Scott Stripling’s The Trowel and the Truth: A Guide to Field Archaeology in the Holy Land gives readers a masterful treatment of the how and why of biblical archaeology. This book is important and timely for at least two reasons. First, archaeological work in the Holy Land continues to make good progress, resulting in exciting discoveries and fresh insights. Dr. Stripling’s book informs readers of many of these recent and important discoveries. Secondly, archaeology greatly aids in the interpretation of Scripture. Few students, faculty, and pastors know the land of Israel and its rich treasures from the past as well as they should. Knowledge of the land and its archaeological insights will equip students, teachers, and pastors with important tools for better, sharper, more incisive interpretation of Scripture. Dr. Stripling’s book shows how this can be done.
This book guides readers through every essential aspect of archaeology. This includes geography and chronology, which are vital for understanding the history of Israel, as well as the actual task of archaeological fieldwork and method. Knowing where and when major events took place provides the necessary context and makes it possible to interpret Scripture accurately. In a systematic way, Dr. Stripling’s book then works its way through all the major periods in biblical history, from the pre-patriarchal and patriarchal eras to the Roman and Byzantine Ages.
Dr. Stripling articulates in the preface his understanding that “illumination of the Bible serves as the primary goal of ancient Near Eastern archaeology.” He is of course quite correct. This is why the discipline is called “biblical archaeology.” Some have objected to this language, arguing instead for something more neutral, but no one can deny that the desire to know the Bible better has historically been the driving force behind archaeology in the Near East. Without the correlation between the text of the Bible and the realia of the Near East, there simply would be no discipline called biblical archaeology.
Once again: All the theological commitments in the world could never result in a field called “biblical archaeology” if no correlation between Bible and the remains of human culture could be found. And it has indeed been found, lots of it. It is because of great correlation between the biblical text and the results of archaeology that historians and biblical interpreters recognize that the Bible is talking about real people, real places, and real events. The Bible contains many parables and metaphors, to be sure, but the Bible contains lots of history, too. The work of Dr. Stripling and other archaeologists sheds light on this important history.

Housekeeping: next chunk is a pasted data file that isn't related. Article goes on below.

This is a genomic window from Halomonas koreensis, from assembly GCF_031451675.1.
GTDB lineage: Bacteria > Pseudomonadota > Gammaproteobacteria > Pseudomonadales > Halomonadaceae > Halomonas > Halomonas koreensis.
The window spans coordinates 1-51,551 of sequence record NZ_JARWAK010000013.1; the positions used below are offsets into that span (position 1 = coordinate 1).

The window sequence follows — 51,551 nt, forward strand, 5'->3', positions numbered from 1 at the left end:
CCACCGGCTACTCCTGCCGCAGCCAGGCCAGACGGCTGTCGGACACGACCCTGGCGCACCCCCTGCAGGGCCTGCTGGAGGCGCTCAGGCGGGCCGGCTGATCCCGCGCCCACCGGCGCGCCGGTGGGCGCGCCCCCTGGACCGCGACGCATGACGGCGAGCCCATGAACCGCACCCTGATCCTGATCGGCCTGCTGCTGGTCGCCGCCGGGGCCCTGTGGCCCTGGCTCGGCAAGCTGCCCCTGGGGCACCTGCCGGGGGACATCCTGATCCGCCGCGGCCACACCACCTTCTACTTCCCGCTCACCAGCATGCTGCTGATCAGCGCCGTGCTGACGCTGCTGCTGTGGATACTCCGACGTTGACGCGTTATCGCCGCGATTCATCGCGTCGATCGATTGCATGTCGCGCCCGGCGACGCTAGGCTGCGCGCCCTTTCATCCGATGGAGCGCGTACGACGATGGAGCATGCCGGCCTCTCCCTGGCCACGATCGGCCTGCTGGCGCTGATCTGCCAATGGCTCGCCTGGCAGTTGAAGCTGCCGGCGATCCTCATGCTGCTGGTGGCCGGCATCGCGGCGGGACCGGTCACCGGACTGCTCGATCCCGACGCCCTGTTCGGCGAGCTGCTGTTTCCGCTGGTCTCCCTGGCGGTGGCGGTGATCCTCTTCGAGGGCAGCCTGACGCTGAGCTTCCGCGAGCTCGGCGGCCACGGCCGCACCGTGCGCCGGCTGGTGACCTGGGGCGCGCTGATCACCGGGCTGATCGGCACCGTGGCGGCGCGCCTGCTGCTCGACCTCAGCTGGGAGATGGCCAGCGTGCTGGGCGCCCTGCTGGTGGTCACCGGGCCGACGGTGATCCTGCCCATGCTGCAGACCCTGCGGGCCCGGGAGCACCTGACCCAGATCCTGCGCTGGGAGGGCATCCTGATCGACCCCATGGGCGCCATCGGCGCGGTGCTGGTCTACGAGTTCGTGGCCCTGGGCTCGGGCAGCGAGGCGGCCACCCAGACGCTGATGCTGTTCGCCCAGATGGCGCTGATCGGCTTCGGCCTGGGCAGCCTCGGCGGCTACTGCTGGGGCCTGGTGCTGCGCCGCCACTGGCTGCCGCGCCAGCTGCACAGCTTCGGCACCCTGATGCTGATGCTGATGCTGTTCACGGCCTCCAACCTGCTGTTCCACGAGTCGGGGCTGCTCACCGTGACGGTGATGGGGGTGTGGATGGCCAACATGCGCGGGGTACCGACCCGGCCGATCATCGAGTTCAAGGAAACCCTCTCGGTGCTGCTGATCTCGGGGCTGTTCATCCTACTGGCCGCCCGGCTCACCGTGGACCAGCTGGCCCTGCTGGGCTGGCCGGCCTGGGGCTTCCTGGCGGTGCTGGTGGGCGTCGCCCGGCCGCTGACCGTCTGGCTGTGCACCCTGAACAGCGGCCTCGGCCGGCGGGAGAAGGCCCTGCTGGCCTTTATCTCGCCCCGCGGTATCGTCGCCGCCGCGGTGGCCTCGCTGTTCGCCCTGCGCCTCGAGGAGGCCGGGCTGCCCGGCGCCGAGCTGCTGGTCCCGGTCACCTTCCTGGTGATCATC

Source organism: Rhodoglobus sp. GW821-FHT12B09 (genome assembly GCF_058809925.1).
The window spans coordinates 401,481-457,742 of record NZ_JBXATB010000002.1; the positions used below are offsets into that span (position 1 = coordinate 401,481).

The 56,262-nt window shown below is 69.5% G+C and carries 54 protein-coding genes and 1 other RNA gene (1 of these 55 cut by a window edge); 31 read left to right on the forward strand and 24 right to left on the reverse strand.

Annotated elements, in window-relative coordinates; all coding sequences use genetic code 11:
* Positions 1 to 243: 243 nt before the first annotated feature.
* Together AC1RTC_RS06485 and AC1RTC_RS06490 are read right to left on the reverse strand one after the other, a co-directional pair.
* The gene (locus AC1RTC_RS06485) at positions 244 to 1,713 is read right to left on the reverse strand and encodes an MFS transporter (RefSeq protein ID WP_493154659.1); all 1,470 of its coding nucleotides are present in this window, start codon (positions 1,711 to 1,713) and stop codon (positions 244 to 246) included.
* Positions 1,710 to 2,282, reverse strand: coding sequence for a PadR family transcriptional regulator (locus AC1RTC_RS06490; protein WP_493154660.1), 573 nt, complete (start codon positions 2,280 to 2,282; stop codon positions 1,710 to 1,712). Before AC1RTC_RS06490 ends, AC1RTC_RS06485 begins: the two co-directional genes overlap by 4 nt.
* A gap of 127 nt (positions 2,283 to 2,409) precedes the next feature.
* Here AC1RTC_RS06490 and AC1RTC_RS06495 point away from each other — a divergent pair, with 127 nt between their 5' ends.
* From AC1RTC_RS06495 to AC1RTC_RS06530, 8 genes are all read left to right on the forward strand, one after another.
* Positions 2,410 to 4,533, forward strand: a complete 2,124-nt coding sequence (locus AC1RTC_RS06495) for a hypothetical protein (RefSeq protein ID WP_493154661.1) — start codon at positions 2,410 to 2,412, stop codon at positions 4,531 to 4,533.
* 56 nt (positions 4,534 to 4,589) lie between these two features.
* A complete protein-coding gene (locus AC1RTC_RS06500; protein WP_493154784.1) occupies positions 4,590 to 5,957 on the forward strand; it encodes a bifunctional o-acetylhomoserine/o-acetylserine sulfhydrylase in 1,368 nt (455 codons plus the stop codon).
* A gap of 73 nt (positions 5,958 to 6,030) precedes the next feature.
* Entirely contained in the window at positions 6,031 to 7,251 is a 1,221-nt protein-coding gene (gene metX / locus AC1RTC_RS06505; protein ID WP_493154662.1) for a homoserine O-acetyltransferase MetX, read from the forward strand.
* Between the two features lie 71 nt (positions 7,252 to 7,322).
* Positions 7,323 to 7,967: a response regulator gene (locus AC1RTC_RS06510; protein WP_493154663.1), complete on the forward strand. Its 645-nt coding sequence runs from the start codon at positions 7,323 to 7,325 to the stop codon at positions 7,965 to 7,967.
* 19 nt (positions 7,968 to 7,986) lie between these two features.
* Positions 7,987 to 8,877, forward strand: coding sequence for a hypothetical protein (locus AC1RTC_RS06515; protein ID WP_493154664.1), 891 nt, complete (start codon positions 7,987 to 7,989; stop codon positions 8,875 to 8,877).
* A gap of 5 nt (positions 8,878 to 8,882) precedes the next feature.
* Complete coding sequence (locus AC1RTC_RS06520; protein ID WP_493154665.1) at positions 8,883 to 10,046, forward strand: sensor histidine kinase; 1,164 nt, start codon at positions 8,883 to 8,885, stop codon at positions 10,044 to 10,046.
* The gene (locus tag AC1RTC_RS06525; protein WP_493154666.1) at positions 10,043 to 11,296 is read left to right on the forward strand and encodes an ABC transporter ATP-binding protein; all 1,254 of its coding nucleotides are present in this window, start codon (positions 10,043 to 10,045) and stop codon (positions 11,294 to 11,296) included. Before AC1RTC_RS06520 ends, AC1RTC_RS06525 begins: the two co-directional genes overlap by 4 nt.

Dr. Stripling has studied under the guidance of the best. He has worked at several sites and in recent years has directed digs at significant places such as Khirbet el-Maqatir and Shiloh. Some of his finds are simply astounding. I remember the day I first visited Khirbet el-Maqatir. Dr. Stripling and his team had recovered the skeletal remains of eight persons who had died as the Roman army advanced on Jerusalem in the year AD 69. Desperate Jewish fathers and husbands tried to hide their wives and children in an underground olive press, but to no avail; the Romans found them and killed them. All that was left was ashes, debris, and bones. It was a graphic reminder of the cruelty of war.
To see the bones that were recovered from Khirbet el-Maqatir brought the past right into the present. To gaze upon the skeletal remains of these women and children, who lay unmourned and forgotten in an underground olive press for almost two millennia was sobering. In my opinion, this is one of the great values of archaeology: It brings the modern student and scholar face to face with the past. The past is no longer a story about a faraway place from a time long ago; the past becomes present, along with the joys and sorrows of those who lived in it, whose stories we want to hear afresh.